Saturday, September 11, 2010

Hope in hopeless times

I thought I would fly the flag here today, lacking a flagpole. And a little later out at the museum when it’s light, raise it there, too.

In honor of the 3,000 who died in terrorist attacks nine years ago at the World Trade Center, the Pentagon and that field in Pennsylvania; to honor the 5,700 U.S. troops who have died since in our wars in Iraq and Afghanistan (1,171 U.S. lives lost there alone); to honor the 1,100 among allied forces who also have died; to honor troops alive and serving in those wars; and to honor every parent, spouse, sibling, child and loved one of those serving, whose lives are lived every day on the sharp edge of fear, something that will continue until their loved ones are safely home.

In remembrance of the allied combatants and innocents lost, tens of thousands of them, among the populations of Afghanistan and Iraq and elsewhere during these wars.

And especially in honor of Iowa’s own U.S. Army Staff Sgt. Salvatore A. Giunta, now 25, who last week became the first living recipient of the Medal of Honor named since Vietnam. A graduate of Cedar Rapids Kennedy High School, his family lives at nearby Hiawatha. Eight Medals of Honor now have been awarded during the Afghan/Iraq wars, seven posthumously. The latest of the posthumous awards went last week to U.S. Army Staff Sgt. Robert J. Miller of Harrisburg, Pennsylvania.

Although Giunta survived, all laid down their lives without hesitation or thought for their friends --- the only holy flame that burns amid the desolation of this or any other war.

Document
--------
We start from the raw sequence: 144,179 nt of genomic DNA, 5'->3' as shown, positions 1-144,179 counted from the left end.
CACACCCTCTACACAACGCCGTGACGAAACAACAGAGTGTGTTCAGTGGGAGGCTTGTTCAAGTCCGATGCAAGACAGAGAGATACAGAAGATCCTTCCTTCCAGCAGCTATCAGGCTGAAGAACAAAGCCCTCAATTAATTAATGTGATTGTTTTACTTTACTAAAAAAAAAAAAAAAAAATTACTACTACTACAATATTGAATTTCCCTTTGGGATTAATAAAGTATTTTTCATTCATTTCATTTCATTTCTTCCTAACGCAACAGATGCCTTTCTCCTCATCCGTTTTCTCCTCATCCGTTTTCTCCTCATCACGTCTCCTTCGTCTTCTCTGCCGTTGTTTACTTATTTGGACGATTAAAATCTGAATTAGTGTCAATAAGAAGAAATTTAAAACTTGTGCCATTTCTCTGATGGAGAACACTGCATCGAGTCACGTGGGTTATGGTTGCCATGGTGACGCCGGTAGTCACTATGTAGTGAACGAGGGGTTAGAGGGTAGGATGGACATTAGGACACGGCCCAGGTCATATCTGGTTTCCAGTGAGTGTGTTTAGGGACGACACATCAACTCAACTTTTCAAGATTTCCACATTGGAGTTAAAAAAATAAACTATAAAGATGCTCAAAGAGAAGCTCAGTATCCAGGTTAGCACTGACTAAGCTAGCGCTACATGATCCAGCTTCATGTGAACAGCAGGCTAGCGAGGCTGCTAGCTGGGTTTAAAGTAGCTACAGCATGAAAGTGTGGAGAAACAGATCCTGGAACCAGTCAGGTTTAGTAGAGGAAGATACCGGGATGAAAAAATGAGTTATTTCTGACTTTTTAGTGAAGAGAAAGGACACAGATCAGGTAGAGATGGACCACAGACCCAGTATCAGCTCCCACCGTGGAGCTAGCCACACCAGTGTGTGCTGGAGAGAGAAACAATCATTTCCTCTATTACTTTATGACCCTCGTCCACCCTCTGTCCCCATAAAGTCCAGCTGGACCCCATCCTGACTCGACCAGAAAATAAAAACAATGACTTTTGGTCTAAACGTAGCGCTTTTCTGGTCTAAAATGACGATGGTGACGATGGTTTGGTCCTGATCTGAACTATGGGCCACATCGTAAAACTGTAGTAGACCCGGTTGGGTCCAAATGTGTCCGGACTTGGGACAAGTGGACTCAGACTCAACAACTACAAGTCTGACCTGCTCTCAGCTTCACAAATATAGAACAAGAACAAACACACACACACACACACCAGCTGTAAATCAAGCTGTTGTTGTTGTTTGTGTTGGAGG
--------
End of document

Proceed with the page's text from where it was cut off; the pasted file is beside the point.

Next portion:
Ted Kopell, in a Washington Post, opinion piece published Friday, offered the idea that through all of this we have collectively managed to meet and exceed Osama bin Laden’s most optimistic goals when he launched those Sept. 11 attacks --- the illusion that we were somehow invulnerable in this beautiful land protected by broad oceans was stripped way; our economy is in disarray as resources that could be expended on putting it right are expended instead on wars; and instead of actively seeking ways to resolve our differences and work together we seem increasingly to be turning on each other, some among us eager to launch a jihad, or holy war, on Islam.


These are not hopeful times. The easy way out is to allow despair and anger to fill us and flow outward from us. The other way, the Lord's way if you will, is expressed in a prayer attributed to St. Francis, although he didn’t write it. Hope lies in praying it as we raise our flags this morning, and every other morning, then going out to practice it.

Lord, make us instruments of your peace. Where there is hatred, let us sow love; where there is injury, pardon; where there is discord, union; where there is doubt, faith; where there is despair, hope; where there is darkness, light; where there is sadness, joy. Grant that we may not so much seek to be consoled as to console; to be understood as to understand; to be loved as to love. For it is in giving that we receive; it is in pardoning that we are pardoned; and it is in dying that we are born to eternal life. Amen.

No comments: